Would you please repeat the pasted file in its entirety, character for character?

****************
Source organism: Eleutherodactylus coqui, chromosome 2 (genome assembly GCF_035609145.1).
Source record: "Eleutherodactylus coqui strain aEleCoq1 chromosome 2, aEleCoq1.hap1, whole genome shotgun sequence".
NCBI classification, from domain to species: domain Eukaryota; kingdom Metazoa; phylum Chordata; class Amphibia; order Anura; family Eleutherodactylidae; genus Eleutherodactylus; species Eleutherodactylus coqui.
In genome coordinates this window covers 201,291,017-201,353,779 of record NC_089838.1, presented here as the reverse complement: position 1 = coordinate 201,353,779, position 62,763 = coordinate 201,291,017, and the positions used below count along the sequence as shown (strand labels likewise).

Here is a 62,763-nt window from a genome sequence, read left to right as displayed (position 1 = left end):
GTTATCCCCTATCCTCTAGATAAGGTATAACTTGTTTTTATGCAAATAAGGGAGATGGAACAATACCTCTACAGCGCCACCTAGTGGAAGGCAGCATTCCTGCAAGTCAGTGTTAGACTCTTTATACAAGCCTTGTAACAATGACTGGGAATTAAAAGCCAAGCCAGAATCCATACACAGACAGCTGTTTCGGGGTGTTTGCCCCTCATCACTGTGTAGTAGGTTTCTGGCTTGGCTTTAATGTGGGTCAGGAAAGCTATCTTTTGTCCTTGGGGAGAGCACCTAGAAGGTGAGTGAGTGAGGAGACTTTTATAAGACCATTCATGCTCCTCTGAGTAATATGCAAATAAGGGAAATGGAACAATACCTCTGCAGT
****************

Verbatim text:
Source organism: Eleutherodactylus coqui, chromosome 2 (genome assembly GCF_035609145.1).
Source record: "Eleutherodactylus coqui strain aEleCoq1 chromosome 2, aEleCoq1.hap1, whole genome shotgun sequence".
NCBI classification, from domain to species: domain Eukaryota; kingdom Metazoa; phylum Chordata; class Amphibia; order Anura; family Eleutherodactylidae; genus Eleutherodactylus; species Eleutherodactylus coqui.
In genome coordinates this window covers 201,291,017-201,353,779 of record NC_089838.1, presented here as the reverse complement: position 1 = coordinate 201,353,779, position 62,763 = coordinate 201,291,017, and the positions used below count along the sequence as shown (strand labels likewise).

Here is a 62,763-nt window from a genome sequence, read left to right as displayed (position 1 = left end):
GTTATCCCCTATCCTCTAGATAAGGTATAACTTGTTTTTATGCAAATAAGGGAGATGGAACAATACCTCTACAGCGCCACCTAGTGGAAGGCAGCATTCCTGCAAGTCAGTGTTAGACTCTTTATACAAGCCTTGTAACAATGACTGGGAATTAAAAGCCAAGCCAGAATCCATACACAGACAGCTGTTTCGGGGTGTTTGCCCCTCATCACTGTGTAGTAGGTTTCTGGCTTGGCTTTAATGTGGGTCAGGAAAGCTATCTTTTGTCCTTGGGGAGAGCACCTAGAAGGTGAGTGAGTGAGGAGACTTTTATAAGACCATTCATGCTCCTCTGAGTAATATGCAAATAAGGGAAATGGAACAATACCTCTGCAGT